There is something about fishing that speaks to how we live our lives; a metaphor that illustrates aspects of how we live our lives. I am not talking about what some call fishing when they throw a line out with a bobber and then sit in their lawn chair until the bell rings or the bobber disappears. I am talking about “real” fishing. :) Fly Fishing. Spinner fishing comes closer but there is nothing like fly fishing! Traipsing through tall grass, sage, and willows to get to a good spot. Navigating tree limbs and balancing on rocks used as stepping stones to cross the river, all the while not getting your line snagged in the trees and willows around you. Getting the right angle to reach the deepest hole. Strapping on the waders to get to where the big ones are, or getting in the drift tube and floating the current til lunch time. Fly fishing. Ten and two, ten and two, ten and two. All in the wrist. All in the rhythm. All one motion connected to another. All in knowing what you are fishing for.
We are all fishing for something. Whether on a camping trip fishing for trout, on the lake fishing for bluegill, bass, and catfish, or we are sitting at home, in the office, or at school fishing for a good grade, a better job, our first job, a successful career, a promotion, or the best bargain on line or in the store. Some are fishing for a relationship, an education, a secure future. Others cast a line looking for a way out, a place to live, or someone to give them a chance. We fish for answers, plans, purpose, excitement, forgiveness, value, comfort, acceptance, something normal, or something real.
In Matthew 4:18-23 Jesus calls what would become his first disciples. He asks a small group of fishermen to “come and follow him” and that by doing so he (Jesus) would make them “fishers of men.” Why fishermen? Why call people who make a living by fishing to grow the Kingdom of Heaven? Why not someone more qualified? Someone with more letters behind their name and more experience in the field of building kingdoms. Why fishermen? Because a good fisherwoman or fisherman contains qualities which in turn make them good fishers of people.
Let me explain: A good fisherman is patient…they know a fish (or a person) cannot be rushed.
A good fisherwoman has perseverance…Never to be discouraged and always willing to try again. They know not all fish (or all people) react the same, swim the same, or hang out in the same kinds of water. Not all fish want the same thing but they do want to be fed.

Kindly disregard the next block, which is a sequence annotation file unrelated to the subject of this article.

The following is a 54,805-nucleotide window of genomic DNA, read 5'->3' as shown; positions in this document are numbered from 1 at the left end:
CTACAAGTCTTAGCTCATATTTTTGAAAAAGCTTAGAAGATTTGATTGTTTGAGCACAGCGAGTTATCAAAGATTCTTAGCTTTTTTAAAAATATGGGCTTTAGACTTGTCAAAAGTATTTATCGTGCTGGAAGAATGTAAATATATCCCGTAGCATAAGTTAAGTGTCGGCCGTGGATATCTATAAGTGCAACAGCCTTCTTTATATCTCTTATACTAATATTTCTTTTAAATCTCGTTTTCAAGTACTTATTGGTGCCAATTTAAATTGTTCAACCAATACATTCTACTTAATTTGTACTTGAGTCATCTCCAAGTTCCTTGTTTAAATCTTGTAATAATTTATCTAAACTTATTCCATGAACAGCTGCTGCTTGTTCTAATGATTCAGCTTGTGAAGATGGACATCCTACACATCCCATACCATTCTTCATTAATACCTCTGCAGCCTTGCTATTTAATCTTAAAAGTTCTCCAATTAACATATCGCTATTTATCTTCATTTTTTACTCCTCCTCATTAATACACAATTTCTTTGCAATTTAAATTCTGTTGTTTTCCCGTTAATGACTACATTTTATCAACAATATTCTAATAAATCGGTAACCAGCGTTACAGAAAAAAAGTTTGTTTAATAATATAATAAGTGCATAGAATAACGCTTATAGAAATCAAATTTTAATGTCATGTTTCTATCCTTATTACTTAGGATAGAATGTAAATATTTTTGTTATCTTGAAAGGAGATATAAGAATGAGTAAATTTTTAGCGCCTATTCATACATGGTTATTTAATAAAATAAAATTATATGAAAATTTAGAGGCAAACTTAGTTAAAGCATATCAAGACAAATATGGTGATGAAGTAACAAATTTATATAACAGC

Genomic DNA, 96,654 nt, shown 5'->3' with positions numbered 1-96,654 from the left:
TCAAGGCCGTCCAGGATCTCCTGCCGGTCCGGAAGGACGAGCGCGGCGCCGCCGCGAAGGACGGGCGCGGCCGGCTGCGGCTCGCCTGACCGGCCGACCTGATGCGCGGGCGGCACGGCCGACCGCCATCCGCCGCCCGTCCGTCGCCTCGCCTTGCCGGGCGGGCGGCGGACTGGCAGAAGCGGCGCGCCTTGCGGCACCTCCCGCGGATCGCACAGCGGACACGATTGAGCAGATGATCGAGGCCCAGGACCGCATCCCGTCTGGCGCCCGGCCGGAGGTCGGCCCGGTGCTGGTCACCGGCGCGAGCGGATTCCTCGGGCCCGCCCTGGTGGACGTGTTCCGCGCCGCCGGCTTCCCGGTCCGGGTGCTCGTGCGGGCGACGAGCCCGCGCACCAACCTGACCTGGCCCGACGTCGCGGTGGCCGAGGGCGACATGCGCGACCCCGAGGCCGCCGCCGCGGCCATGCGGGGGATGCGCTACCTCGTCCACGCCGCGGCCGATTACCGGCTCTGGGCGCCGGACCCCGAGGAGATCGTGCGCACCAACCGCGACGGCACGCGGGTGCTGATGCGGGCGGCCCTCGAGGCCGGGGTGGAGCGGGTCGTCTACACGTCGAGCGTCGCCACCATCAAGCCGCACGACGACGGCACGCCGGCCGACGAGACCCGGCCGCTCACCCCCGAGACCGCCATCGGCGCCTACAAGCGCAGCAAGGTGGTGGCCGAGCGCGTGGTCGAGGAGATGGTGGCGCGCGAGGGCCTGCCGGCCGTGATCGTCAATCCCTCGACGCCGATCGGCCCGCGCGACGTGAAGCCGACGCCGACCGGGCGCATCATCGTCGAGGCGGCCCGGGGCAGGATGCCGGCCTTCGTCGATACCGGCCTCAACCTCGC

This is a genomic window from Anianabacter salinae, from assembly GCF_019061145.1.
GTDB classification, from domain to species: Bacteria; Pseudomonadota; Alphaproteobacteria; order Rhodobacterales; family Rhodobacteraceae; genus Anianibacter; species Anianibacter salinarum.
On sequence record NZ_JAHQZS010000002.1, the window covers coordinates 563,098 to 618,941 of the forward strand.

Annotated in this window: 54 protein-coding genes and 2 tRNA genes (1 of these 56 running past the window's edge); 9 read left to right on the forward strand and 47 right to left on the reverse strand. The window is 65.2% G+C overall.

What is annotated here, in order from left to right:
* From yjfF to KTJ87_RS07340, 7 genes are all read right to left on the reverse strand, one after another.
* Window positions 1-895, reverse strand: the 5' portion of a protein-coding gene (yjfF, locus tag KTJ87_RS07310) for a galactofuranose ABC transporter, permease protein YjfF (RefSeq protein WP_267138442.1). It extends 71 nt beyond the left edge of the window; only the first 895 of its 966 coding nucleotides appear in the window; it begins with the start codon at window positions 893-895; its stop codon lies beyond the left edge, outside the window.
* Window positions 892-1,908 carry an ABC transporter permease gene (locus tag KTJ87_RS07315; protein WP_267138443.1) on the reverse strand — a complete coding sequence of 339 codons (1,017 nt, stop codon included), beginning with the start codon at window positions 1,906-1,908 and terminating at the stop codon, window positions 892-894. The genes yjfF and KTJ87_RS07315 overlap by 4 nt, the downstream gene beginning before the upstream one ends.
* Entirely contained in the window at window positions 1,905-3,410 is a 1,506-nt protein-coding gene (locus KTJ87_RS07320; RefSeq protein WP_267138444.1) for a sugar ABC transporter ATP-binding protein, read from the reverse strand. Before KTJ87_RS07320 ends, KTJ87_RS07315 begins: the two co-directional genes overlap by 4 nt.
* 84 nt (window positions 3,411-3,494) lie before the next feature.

A good fisherman has courage…to face difficulty, ridicule, or defeat. To work hard with little results. To realize some days it feels like the fish get the last laugh and they just aren’t biting.
A good fisherwoman has an eye for the right moment…they must understand that when storms rage, the temperature is far too hot, or the surface of the water is simply too choppy, it is not a good time to fish. When tempers flare, the conversation or circumstance is too hot, or the emotions are too charged and choppy, it is best to try another day.
A good fisherman fits the bait to the fish…they know their limitations. They understand that one cannot be all things to all fish but that it takes all those who follow Jesus to do their part of casting the love, hope, and goodness of Jesus into the sea of living.
A good fisherman keeps out of sight…showing not themselves or their fancy technique, extensive training, and proven tactics but rather, showing the qualities and characteristics of Jesus to any fish that might come their way.
We are all fishing for something and over the next few weeks, seniors all over the country, including right here in Franklin, will set or cast their nets onto life’s waters and fish for what comes next. As they do and as you live your life, I ask you to consider what Jesus said to those first disciples, “come and follow me, and I will make you fishers of people.”
Come, wherever you go, whatever you do, follow me, make me a part of your life. Wherever life might take you, whatever school you attend, or wherever you put down roots, or even when you retire, follow me, make me a priority in your life. Whatever job you get, or don’t get, wherever the next experience takes you, follow me, allow me to walk alongside you through it all.
May we all be more like the fishermen Jesus first called. May we be patient when it feels like it is taking forever or when it seems no one understands. Persevere when we want cut bait and quit or when life is unfair and plain hard. Be courageous when facing challenges, rejection, or defeat. Look for the right moment, seek Jesus’ Spirit in the present and trust he is with us. Know our limits and know that Jesus has none. May we show the world Jesus Love not our judgment or cynicism. Jesus’ compassion not our qualifying conditions. Jesus’ truth not someone else's. Jesus’ peace not our war. Jesus’ hope not our empty intentions.
May we remember our call to be fishers of people. Amen
Pastor Jenothy Irvine